Unfortunately, it isn't that easy. Last May, The Wall Street Journal reported that two-thirds of all quality-improvement programs ultimately fail because organizations simply don't understand what quality really means or how to attain it. "Many quality-management plans simply are too amorphous to generate better products or services," writes Gilbert Fuchsberg, author of the article.
The problem is compounded by the reality that there is no right or wrong way to achieve quality. In fact, a study conducted by the American Quality Foundation, a New York City-based think tank, revealed that the 584 companies surveyed used a total of 945 different quality-management tactics.
"How you implement a quality process that's effective is anyone's guess," Dumas points out. "I could outline several of the steps that you'd have to go through. Then you might look at it and take an approach that's absolutely backward and still do an amazing job."
Companies that have been successful at implementing TQM, however, do share these common denominators that human resources professionals can learn from:
- A view of quality as a long-term process instead of a program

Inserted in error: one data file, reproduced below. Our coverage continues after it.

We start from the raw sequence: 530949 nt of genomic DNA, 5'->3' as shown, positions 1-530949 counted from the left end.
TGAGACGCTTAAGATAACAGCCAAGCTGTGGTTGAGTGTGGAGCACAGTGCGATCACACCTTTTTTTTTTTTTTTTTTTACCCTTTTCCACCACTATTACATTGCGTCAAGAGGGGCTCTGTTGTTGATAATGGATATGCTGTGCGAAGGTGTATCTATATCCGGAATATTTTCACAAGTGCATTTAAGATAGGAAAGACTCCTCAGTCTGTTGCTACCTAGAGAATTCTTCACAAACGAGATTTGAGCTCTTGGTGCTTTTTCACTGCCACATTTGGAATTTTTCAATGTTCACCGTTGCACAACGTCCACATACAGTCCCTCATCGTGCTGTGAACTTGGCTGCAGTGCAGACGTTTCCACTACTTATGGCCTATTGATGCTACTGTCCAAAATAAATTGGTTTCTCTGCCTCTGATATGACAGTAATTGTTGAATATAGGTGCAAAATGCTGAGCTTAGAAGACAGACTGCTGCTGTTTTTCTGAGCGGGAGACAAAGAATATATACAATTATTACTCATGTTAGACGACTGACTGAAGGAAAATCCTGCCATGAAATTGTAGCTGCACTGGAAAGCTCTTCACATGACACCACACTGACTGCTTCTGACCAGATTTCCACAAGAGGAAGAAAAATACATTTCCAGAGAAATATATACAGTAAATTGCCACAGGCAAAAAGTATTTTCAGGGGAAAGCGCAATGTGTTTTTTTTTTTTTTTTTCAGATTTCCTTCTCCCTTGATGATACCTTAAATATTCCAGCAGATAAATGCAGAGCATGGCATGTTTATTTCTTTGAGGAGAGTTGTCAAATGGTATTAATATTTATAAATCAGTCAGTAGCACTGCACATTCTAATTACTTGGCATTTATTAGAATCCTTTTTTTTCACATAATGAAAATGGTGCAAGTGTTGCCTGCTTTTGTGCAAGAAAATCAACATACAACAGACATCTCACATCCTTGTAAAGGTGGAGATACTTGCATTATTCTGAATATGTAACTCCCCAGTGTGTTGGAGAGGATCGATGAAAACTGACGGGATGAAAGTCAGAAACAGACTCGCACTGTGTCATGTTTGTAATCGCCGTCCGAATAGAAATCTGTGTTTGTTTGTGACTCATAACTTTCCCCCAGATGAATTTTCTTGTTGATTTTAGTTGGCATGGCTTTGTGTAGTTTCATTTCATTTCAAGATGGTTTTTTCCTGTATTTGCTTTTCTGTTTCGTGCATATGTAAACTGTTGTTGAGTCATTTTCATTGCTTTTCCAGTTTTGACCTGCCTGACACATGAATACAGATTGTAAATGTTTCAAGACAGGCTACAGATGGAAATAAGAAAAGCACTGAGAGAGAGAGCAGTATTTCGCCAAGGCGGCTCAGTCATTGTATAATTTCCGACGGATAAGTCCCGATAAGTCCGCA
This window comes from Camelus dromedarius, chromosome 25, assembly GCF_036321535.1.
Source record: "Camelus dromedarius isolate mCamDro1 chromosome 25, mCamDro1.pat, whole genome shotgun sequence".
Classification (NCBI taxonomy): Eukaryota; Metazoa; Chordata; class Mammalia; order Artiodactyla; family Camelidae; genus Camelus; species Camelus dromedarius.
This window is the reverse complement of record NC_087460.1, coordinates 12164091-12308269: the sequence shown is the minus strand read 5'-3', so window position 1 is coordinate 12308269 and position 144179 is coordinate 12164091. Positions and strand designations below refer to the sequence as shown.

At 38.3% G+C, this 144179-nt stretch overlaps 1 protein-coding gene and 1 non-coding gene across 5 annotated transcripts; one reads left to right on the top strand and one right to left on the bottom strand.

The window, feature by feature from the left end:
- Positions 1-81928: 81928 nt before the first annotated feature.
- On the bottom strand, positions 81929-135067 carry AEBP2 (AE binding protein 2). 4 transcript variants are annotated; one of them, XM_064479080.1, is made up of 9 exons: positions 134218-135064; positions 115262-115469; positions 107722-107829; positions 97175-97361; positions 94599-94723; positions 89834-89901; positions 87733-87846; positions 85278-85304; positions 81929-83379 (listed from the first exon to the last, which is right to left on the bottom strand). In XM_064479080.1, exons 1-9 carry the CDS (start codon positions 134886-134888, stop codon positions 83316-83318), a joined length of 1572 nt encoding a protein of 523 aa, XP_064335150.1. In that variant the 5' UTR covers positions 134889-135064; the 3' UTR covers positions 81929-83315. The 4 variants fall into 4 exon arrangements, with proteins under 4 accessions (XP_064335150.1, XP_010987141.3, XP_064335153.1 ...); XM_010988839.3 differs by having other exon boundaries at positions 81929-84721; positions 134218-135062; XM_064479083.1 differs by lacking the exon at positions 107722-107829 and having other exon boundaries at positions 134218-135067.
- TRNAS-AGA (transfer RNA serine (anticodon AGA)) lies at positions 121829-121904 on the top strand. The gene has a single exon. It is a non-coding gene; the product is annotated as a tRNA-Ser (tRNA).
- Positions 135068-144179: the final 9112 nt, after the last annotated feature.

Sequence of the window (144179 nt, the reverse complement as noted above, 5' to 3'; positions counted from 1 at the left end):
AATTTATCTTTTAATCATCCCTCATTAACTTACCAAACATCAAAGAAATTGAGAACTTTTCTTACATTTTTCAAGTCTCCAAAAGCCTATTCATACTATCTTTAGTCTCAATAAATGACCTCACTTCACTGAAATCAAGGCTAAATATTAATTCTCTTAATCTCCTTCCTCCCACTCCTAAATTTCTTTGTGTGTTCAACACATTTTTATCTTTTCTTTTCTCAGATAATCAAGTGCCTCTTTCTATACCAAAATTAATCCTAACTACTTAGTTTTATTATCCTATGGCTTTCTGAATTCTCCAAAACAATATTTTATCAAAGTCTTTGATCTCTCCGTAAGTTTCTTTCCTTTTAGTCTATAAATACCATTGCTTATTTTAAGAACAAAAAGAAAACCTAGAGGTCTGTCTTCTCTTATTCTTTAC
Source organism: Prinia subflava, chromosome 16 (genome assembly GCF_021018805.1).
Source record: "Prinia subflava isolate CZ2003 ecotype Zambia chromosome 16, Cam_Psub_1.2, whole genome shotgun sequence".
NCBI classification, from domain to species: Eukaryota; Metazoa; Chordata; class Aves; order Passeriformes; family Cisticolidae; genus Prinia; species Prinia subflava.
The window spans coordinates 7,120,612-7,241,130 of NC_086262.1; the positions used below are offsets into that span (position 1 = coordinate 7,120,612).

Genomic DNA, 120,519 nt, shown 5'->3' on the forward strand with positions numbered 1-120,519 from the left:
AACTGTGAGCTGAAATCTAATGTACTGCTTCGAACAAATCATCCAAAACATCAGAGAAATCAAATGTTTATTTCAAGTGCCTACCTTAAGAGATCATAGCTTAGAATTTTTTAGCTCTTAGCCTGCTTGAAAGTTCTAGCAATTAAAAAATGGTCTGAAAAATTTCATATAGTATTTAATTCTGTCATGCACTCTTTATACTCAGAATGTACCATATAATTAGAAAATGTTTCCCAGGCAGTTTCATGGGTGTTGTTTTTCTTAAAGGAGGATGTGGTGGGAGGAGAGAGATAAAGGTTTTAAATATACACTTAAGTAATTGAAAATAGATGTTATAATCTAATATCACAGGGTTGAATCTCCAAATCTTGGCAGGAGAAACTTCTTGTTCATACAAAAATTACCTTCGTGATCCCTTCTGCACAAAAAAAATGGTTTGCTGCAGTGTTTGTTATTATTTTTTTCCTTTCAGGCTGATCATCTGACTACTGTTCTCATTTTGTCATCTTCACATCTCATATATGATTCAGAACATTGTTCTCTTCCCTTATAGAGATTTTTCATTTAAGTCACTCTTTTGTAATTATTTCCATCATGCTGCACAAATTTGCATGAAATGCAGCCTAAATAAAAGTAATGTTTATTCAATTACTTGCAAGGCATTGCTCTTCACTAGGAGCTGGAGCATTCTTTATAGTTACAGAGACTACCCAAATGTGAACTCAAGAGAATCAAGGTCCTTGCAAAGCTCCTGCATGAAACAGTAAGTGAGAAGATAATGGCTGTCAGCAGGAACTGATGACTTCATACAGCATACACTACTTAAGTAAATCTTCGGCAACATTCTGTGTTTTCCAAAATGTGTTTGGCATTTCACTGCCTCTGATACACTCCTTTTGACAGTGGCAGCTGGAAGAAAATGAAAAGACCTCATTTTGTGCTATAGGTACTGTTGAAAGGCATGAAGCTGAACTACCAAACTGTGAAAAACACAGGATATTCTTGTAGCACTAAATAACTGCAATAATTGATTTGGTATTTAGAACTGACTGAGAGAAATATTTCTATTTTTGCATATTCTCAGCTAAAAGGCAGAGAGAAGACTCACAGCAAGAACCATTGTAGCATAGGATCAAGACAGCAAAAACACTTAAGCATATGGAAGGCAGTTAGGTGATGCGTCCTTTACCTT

- The leadership of the CEO.
CEOs must lead the way.
Without a doubt, the most important contributor to the successful implementation of any quality-improvement effort is top-down leadership. Three years ago, when the Atlanta-based Ritz-Carlton Hotel Co. initiated TQM, Horst Schulze, president and CEO, told his senior management team that although the company was considered to be a leader in the luxury hotel industry, they were just lucky, because everyone else was even worse.
From then on, all quality efforts that were undertaken by the company to provide 100% guest satisfaction have been under Schulze's direction, explains Patrick Mene, corporate director of quality. For example, when a new hotel is ready to open, Schulze and other senior leaders spend a week at the new facility, modeling for new employees the correct way to interact with guests.
Having a million customer contacts each day, it's a people-intensive business. "It sends a strong message to employees when the CEO takes time to show a dishwasher how to greet and make small talk with guests," says Mene.
The involvement of Schulze and other senior leaders, including the company's VP of HR, may be one reason the Ritz-Carlton received the Baldrige Award in 1992, Mene believes, making it the first hotel company to achieve the honor. "Providing thick towels and offering customers an extensive array of luxuries is easy, compared with providing genuinely caring, highly personalized service," Mene explains. "The personal involvement of our leaders is what made this happen."